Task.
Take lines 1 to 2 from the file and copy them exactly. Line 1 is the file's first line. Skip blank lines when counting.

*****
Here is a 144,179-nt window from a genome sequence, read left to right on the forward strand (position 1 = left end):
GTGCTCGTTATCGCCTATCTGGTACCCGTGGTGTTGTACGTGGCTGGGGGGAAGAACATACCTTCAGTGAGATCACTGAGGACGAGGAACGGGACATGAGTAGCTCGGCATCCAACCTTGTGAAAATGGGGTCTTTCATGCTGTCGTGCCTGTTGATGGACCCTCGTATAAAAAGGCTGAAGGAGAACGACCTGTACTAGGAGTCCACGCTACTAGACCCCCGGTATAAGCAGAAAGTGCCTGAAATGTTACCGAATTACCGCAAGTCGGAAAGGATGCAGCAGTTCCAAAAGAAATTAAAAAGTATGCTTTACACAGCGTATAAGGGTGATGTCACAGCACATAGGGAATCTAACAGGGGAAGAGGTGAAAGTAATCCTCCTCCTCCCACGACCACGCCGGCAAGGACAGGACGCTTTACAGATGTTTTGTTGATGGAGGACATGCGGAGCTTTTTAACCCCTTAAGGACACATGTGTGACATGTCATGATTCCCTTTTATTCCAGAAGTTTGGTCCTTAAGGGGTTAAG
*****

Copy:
Here is a 144,179-nt window from a genome sequence, read left to right on the forward strand (position 1 = left end):
GTGCTCGTTATCGCCTATCTGGTACCCGTGGTGTTGTACGTGGCTGGGGGGAAGAACATACCTTCAGTGAGATCACTGAGGACGAGGAACGGGACATGAGTAGCTCGGCATCCAACCTTGTGAAAATGGGGTCTTTCATGCTGTCGTGCCTGTTGATGGACCCTCGTATAAAAAGGCTGAAGGAGAACGACCTGTACTAGGAGTCCACGCTACTAGACCCCCGGTATAAGCAGAAAGTGCCTGAAATGTTACCGAATTACCGCAAGTCGGAAAGGATGCAGCAGTTCCAAAAGAAATTAAAAAGTATGCTTTACACAGCGTATAAGGGTGATGTCACAGCACATAGGGAATCTAACAGGGGAAGAGGTGAAAGTAATCCTCCTCCTCCCACGACCACGCCGGCAAGGACAGGACGCTTTACAGATGTTTTGTTGATGGAGGACATGCGGAGCTTTTTAACCCCTTAAGGACACATGTGTGACATGTCATGATTCCCTTTTATTCCAGAAGTTTGGTCCTTAAGGGGTTAAG